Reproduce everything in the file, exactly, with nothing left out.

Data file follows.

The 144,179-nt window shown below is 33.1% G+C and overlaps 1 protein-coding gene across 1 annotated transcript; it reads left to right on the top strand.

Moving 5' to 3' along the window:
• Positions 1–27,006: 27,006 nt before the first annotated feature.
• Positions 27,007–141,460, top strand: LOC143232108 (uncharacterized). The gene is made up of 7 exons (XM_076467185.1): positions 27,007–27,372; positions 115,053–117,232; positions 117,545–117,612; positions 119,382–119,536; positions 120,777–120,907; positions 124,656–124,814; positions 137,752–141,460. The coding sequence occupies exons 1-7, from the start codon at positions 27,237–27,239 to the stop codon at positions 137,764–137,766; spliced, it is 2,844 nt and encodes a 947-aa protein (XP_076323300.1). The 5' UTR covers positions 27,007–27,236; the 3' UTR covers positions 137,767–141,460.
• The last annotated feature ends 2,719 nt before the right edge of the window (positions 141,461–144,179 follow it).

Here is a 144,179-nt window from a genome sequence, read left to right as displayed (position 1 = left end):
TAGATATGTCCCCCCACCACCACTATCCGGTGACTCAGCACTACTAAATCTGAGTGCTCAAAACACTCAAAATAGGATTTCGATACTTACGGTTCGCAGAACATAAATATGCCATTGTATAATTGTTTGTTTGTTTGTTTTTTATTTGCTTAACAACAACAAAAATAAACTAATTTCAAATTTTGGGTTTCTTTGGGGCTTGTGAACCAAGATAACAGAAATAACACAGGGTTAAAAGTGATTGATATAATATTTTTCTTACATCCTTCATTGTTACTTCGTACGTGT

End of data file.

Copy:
The 144,179-nt window shown below is 33.1% G+C and overlaps 1 protein-coding gene across 1 annotated transcript; it reads left to right on the top strand.

Moving 5' to 3' along the window:
• Positions 1–27,006: 27,006 nt before the first annotated feature.
• Positions 27,007–141,460, top strand: LOC143232108 (uncharacterized). The gene is made up of 7 exons (XM_076467185.1): positions 27,007–27,372; positions 115,053–117,232; positions 117,545–117,612; positions 119,382–119,536; positions 120,777–120,907; positions 124,656–124,814; positions 137,752–141,460. The coding sequence occupies exons 1-7, from the start codon at positions 27,237–27,239 to the stop codon at positions 137,764–137,766; spliced, it is 2,844 nt and encodes a 947-aa protein (XP_076323300.1). The 5' UTR covers positions 27,007–27,236; the 3' UTR covers positions 137,767–141,460.
• The last annotated feature ends 2,719 nt before the right edge of the window (positions 141,461–144,179 follow it).

Here is a 144,179-nt window from a genome sequence, read left to right as displayed (position 1 = left end):
TAGATATGTCCCCCCACCACCACTATCCGGTGACTCAGCACTACTAAATCTGAGTGCTCAAAACACTCAAAATAGGATTTCGATACTTACGGTTCGCAGAACATAAATATGCCATTGTATAATTGTTTGTTTGTTTGTTTTTTATTTGCTTAACAACAACAAAAATAAACTAATTTCAAATTTTGGGTTTCTTTGGGGCTTGTGAACCAAGATAACAGAAATAACACAGGGTTAAAAGTGATTGATATAATATTTTTCTTACATCCTTCATTGTTACTTCGTACGTGT